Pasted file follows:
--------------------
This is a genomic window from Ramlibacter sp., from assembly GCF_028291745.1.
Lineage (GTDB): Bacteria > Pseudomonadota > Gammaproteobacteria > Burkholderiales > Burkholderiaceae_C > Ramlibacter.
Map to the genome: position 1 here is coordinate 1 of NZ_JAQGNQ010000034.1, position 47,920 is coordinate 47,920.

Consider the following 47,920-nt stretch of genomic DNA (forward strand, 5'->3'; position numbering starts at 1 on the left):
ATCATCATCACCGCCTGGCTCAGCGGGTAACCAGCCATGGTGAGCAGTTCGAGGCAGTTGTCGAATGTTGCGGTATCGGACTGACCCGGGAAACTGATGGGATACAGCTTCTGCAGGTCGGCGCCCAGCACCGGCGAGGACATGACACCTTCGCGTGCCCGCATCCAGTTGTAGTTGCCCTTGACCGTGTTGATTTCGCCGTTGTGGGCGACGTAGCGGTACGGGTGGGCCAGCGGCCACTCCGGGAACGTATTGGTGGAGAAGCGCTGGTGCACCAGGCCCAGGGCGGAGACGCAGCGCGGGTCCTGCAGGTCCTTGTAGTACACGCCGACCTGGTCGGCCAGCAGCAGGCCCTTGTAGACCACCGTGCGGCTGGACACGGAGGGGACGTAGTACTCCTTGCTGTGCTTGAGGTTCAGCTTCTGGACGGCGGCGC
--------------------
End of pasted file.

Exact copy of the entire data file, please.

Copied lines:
This is a genomic window from Ramlibacter sp., from assembly GCF_028291745.1.
Lineage (GTDB): Bacteria > Pseudomonadota > Gammaproteobacteria > Burkholderiales > Burkholderiaceae_C > Ramlibacter.
Map to the genome: position 1 here is coordinate 1 of NZ_JAQGNQ010000034.1, position 47,920 is coordinate 47,920.

Consider the following 47,920-nt stretch of genomic DNA (forward strand, 5'->3'; position numbering starts at 1 on the left):
ATCATCATCACCGCCTGGCTCAGCGGGTAACCAGCCATGGTGAGCAGTTCGAGGCAGTTGTCGAATGTTGCGGTATCGGACTGACCCGGGAAACTGATGGGATACAGCTTCTGCAGGTCGGCGCCCAGCACCGGCGAGGACATGACACCTTCGCGTGCCCGCATCCAGTTGTAGTTGCCCTTGACCGTGTTGATTTCGCCGTTGTGGGCGACGTAGCGGTACGGGTGGGCCAGCGGCCACTCCGGGAACGTATTGGTGGAGAAGCGCTGGTGCACCAGGCCCAGGGCGGAGACGCAGCGCGGGTCCTGCAGGTCCTTGTAGTACACGCCGACCTGGTCGGCCAGCAGCAGGCCCTTGTAGACCACCGTGCGGCTGGACACGGAGGGGACGTAGTACTCCTTGCTGTGCTTGAGGTTCAGCTTCTGGACGGCGGCGC